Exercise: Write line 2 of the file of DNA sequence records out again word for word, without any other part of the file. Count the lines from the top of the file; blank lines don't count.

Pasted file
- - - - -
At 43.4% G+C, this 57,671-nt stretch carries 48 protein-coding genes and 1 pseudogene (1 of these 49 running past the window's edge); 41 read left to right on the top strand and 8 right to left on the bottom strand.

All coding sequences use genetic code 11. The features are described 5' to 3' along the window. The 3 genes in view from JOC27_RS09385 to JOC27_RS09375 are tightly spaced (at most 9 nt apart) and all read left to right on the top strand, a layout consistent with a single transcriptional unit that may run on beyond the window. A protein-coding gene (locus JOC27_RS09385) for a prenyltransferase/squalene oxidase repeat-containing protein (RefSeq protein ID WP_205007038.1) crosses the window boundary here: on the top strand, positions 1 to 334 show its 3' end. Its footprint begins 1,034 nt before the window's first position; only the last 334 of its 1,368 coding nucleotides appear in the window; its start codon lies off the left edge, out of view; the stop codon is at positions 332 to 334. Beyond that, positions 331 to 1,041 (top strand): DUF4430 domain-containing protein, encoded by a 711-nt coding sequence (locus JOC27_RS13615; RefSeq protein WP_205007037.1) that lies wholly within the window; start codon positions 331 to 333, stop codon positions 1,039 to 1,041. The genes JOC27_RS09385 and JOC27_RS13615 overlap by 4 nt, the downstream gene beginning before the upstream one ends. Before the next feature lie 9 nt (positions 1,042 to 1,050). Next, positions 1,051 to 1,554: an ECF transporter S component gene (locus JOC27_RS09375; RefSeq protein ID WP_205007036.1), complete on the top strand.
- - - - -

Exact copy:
All coding sequences use genetic code 11. The features are described 5' to 3' along the window. The 3 genes in view from JOC27_RS09385 to JOC27_RS09375 are tightly spaced (at most 9 nt apart) and all read left to right on the top strand, a layout consistent with a single transcriptional unit that may run on beyond the window. A protein-coding gene (locus JOC27_RS09385) for a prenyltransferase/squalene oxidase repeat-containing protein (RefSeq protein ID WP_205007038.1) crosses the window boundary here: on the top strand, positions 1 to 334 show its 3' end. Its footprint begins 1,034 nt before the window's first position; only the last 334 of its 1,368 coding nucleotides appear in the window; its start codon lies off the left edge, out of view; the stop codon is at positions 332 to 334. Beyond that, positions 331 to 1,041 (top strand): DUF4430 domain-containing protein, encoded by a 711-nt coding sequence (locus JOC27_RS13615; RefSeq protein WP_205007037.1) that lies wholly within the window; start codon positions 331 to 333, stop codon positions 1,039 to 1,041. The genes JOC27_RS09385 and JOC27_RS13615 overlap by 4 nt, the downstream gene beginning before the upstream one ends. Before the next feature lie 9 nt (positions 1,042 to 1,050). Next, positions 1,051 to 1,554: an ECF transporter S component gene (locus JOC27_RS09375; RefSeq protein ID WP_205007036.1), complete on the top strand.